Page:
Coordinated by the Dana Foundation since 1996, Brain Awareness Week is a global campaign to celebrate progress made in brain research and encourage further development in the field. This year Brain Awareness Week runs from 11-17 March with events being held globally.

Charity Brain Research UK carries out and supports research into three priority areas in neurology: acquired brain and spinal cord injury, brain tumours and headache. These areas were viewed by the charity’s advisory panel as where investment is most needed as they represent significant unmet patient need.

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In line with this aim, in January this year, Brain Research UK invested £1.1m in four new projects that contribute substantially to these areas. Two of the projects explicitly focus on finding new therapies for brain tumours and migraines, respectively.

Searching for treatments for life-threatening DIPG

A research project led by Professor Chris Jones at the Institute of Cancer Research (ICR), London, is seeking to discover new treatment approaches for childhood brain tumour diffuse intrinsic pontine glioma (DIPG).

DIPG is a type of tumour that arises in the brainstem, where the spinal cord enters the brain. According to charity Brain Tumour Research, DIPG is the second most common malignant childhood brain tumour, responsible for between 10% and 15% of all brain tumours in young children.

DIPG tumours cannot be removed surgically since the cancer cells infiltrate surrounding nerves and chemotherapy has proven clinically ineffective.

The current standard therapy is six weeks of radiation therapy to stabilise symptoms and expand overall survival.

However, DIPG remains the leading cause of death in paediatric brain cancer with most children dying within 18 months of diagnosis.

Jones said: “Children usually can’t have surgery because of the tumour’s location in the brain stem, which controls functions such as breathing, heart rate, blood pressure, and swallowing.

“And other treatment options such as chemotherapy don’t work because it’s relatively difficult to get drugs into the brain stem and many DIPG tumours have an inbuilt resistance to chemotherapy.”

Clinical research has been stunted by lack of available DIPG tissue and animal models, but this is starting to change.

Jones’s project builds upon the recent discovery that the ACVR1 gene is mutated in some DIPG tumours. The discovery was made when an international collaboration of scientists, which included the ICR team, sequenced the genome of DIPG.

Jones said: “We found that a quarter of cases involve a mutated ACVR1 gene…Crucially, ACVR1 is found in a gene which produces a type of protein called a kinase – and there are many effective kinase inhibitors for different types of cancers out there, so we know this could be a potentially druggable target.”

Interestingly, the ACVR1 gene is also important in rare condition fibrodysplasia ossificans progressive (FOP), also known as stone man syndrome.

This condition causes muscles, tendons and other connective tissue to gradually turn to bone, which creates a second skeleton, meaning sufferers are unable to move and eventually unable to breathe.

As a result of this connection between the conditions, Jones is collaborating with FOP researchers at the University of Oxford who have an ACVR1 inhibitor in the pipeline, as well as developing a genetically engineered mouse model of DIPG to test potential therapies.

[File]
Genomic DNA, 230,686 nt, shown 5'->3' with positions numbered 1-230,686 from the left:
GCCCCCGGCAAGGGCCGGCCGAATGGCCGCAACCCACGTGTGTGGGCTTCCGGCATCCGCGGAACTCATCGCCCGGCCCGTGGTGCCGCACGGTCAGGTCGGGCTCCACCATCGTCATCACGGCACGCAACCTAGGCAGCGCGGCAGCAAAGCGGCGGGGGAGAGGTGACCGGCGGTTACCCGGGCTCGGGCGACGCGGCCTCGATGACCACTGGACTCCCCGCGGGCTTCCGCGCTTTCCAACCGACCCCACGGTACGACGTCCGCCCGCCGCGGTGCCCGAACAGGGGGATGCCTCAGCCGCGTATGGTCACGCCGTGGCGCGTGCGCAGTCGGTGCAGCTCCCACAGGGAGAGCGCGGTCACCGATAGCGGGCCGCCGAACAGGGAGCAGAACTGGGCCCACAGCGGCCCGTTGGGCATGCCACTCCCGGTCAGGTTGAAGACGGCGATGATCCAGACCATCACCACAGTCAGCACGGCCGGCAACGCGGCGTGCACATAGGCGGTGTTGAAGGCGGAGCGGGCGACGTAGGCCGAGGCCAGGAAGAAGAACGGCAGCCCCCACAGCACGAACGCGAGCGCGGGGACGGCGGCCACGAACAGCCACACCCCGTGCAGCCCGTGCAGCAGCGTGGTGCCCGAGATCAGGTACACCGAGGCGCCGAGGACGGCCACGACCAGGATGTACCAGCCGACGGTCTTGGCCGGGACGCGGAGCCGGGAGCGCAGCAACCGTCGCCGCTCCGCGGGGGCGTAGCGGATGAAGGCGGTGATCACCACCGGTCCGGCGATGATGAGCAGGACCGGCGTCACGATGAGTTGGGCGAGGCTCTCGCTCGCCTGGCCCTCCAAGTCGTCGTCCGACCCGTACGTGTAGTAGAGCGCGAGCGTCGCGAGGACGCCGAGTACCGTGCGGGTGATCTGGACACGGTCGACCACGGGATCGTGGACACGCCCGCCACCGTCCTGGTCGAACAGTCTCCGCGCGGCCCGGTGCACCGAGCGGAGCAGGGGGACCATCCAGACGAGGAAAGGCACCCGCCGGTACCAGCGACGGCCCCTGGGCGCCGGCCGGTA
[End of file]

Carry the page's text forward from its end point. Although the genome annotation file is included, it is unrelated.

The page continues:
A crucial challenge will be finding a way for a DIPG drug to cross the blood-brain barrier, the semipermeable border that separates circulating blood from the brain, which represents a formidable obstacle to drug delivery.

Using funding from Cancer Research UK, Jones is also researching the heterogeneity of DIPG tumours and seeking to find treatments that can either target the most important cells in the tumour or interfere with the cooperation between cells.

Understanding processes underlying migraine pain

Another project that received funding from Brain Research UK in January was Kings College London professor Peter McNaughton’s work investigating the ion channel processes driving pain associated with migraines to discover new ways to treat it effectively.

According to the Migraine Trust, migraine is the most common neurological disorder in the UK, and the third most common in the world, affecting one in seven people, making it more prevalent than diabetes, asthma and epilepsy combined.

Globally, it is ranked as the seventh most disabling disease and leading cause of disability among all neurological disorders.

The main symptom of migraine is a moderate or severe throbbing sensation, which worsens with movement, but many people also experience nausea, vomiting and increased sensitivity to light and sound.

There are many drugs available that can be used to manage the symptoms of migraines, including acute drugs taken once the migraine starts and prophylactic drugs to prevent an attack; however, currently there is no cure.

Unfortunately, studies have shown that a significant number of migraine sufferers have an inadequate pain-free response to their regular treatment both in the short and long-term.

McNaughton’s project seeks to determine whether ion channels, particularly the HCN2 ion channel, in cell walls act as gate-keepers to migraine. If this is the case, blocking the HCN2 could drastically reduce migraine symptoms.

This is the first time selectively inhibiting HCN2 is being proposed as a possible therapeutic approach for migraines.

McNaughton’s focus on HCN2 ion channels to treat neuropathic pain was previously supported by a grant in 2013 from the Wellcome Trust.

Alongside colleagues at Kings College London, McNaughton showed in animal models that pharmacological blocking or genetic deletion of HCN2 in sensory neurons provided neuropathic pain relief.